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Supreme Court of Texas.

The HEARST CORPORATION d/b/a The Houston Chronicle Publishing Company and Evan Moore, Petitioners, v. Jack SKEEN, Jr., David E. Dobbs, and Alicia Cashell, Respondents.

No. 04-0414.

Decided: March 11, 2005

Gregory S. Coleman, Weil Gotshal & Manges, LLP, Austin, William W. Ogden, Joel R. White, Ogden Gibson White Broocks & Longoria, LLP, Houston, Jonathan Donnellan, Office of General Counsel, New York, NY, for Petitioners. Bruce L. Mulkey, The Mulkey Attorneys Group, P.A., Rogers, AR, Gary L. Richardson, Richardson, Stoops, Richardson & Ward, Tulsa, OK, Charles Kester, Law Office of Charles M. Kester, Fayetteville, AR, Beth Anne Harding Miller, Richardson, Stoops, Richardson & Ward, Athens, for Respondents. Thomas J. Williams, Haynes & Boone, LLP, Fort Worth, for Amicus Curiae.

In this interlocutory appeal we consider whether it was error to deny the media defendants' motion for summary judgment against the plaintiffs' libel claim.   Because the plaintiffs, who were public figures, failed to raise a fact issue on actual malice, we conclude that the media defendants were entitled to summary judgment.

On June 11, 2000, The Hearst Corporation published “Justice Under Fire” in The Houston Chronicle.   Written by Evan Moore, the article contained pointed criticisms of the Smith County criminal justice system and included three companion articles examining specific cases.   With the subheading “ ‘Win at all costs' is Smith County's rule, critics claim,” the lead article reported that Smith County “is noted for its own brand of justice,” which is “driven by aggressive prosecutors who achieve some of the state's longest sentences.”   The article stated, “Critics say Smith County's justice system is tainted and inequitable.”   It also declared that Smith County prosecutors “have been accused of serious infractions” including “suppressing evidence, encouraging perjury and practicing selective prosecution.”

Claiming the article was false and malicious, three Smith County prosecutors named in the article, District Attorney Jack Skeen and two of his assistants, David Dobbs and Alicia Cashell, filed a defamation suit against Hearst and Moore.   The trial court denied Hearst and Moore's motion for summary judgment, and on interlocutory appeal, the court of appeals affirmed the trial court's ruling.  130 S.W.3d 910.   We have jurisdiction over the petition for review in this interlocutory appeal because the trial court denied the media defendants' motion for summary judgment in a defamation case.  Tex. Gov't Code § 22.225(d);  Tex. Civ. Prac. & Rem.Code § 51.014(a)(6).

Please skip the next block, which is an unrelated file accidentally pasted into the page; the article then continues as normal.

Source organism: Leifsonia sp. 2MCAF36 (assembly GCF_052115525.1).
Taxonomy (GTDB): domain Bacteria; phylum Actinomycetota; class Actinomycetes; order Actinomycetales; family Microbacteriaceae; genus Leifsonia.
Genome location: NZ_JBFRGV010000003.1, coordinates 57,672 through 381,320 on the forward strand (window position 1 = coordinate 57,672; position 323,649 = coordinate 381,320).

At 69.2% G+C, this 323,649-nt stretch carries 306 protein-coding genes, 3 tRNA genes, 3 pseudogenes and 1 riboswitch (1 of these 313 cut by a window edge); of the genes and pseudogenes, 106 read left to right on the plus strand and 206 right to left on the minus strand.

To recover for defamation, the public-figure plaintiffs must prove that Hearst and Moore published a false 1 and defamatory statement with actual malice.   See Huckabee v. Time Warner Entm't Co. L.P., 19 S.W.3d 413, 420 (Tex.2000).   Although the parties disputed whether the article was capable of a defamatory meaning before the court of appeals, the issue was not raised here.   Moreover, we need not decide whether the article was actually false to resolve this appeal.   The plaintiffs can prevail here only if there is some evidence that Hearst and Moore published the article with actual malice.

 To establish actual malice, the plaintiffs must prove Hearst and Moore published the article with either knowledge of the falsity or reckless disregard for the truth.   See New Times, Inc. v. Isaacks, 146 S.W.3d 144, 162 (Tex.2004).   Knowledge of falsity is a relatively clear standard, but reckless disregard is much less so.  Bentley v. Bunton, 94 S.W.3d 561, 591 (Tex.2002).   Reckless disregard is a subjective standard, requiring evidence that Hearst and Moore entertained serious doubts as to the truth of the article at the time it was published.   See id.

 A libel defendant is entitled to summary judgment under Texas law if it can negate actual malice as a matter of law.  Huckabee, 19 S.W.3d at 420.   Hearst and Moore supported their motion for summary judgment with numerous exhibits, including Moore's affidavit, which stated he believed the article was true and accurate based on his extensive research.   Having negated actual malice, the burden shifted to the plaintiffs to raise a fact issue.   See id. at 424.